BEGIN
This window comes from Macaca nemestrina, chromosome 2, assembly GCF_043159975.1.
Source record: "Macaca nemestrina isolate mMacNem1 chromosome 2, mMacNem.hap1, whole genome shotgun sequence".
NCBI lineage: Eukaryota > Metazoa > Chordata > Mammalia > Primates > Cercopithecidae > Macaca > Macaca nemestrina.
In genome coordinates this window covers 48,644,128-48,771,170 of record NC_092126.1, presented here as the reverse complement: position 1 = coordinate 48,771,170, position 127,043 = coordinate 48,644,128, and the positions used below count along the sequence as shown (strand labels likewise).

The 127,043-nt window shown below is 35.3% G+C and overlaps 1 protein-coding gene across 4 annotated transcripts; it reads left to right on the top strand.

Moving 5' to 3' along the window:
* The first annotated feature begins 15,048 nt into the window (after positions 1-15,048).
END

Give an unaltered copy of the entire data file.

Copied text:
This window comes from Macaca nemestrina, chromosome 2, assembly GCF_043159975.1.
Source record: "Macaca nemestrina isolate mMacNem1 chromosome 2, mMacNem.hap1, whole genome shotgun sequence".
NCBI lineage: Eukaryota > Metazoa > Chordata > Mammalia > Primates > Cercopithecidae > Macaca > Macaca nemestrina.
In genome coordinates this window covers 48,644,128-48,771,170 of record NC_092126.1, presented here as the reverse complement: position 1 = coordinate 48,771,170, position 127,043 = coordinate 48,644,128, and the positions used below count along the sequence as shown (strand labels likewise).

The 127,043-nt window shown below is 35.3% G+C and overlaps 1 protein-coding gene across 4 annotated transcripts; it reads left to right on the top strand.

Moving 5' to 3' along the window:
* The first annotated feature begins 15,048 nt into the window (after positions 1-15,048).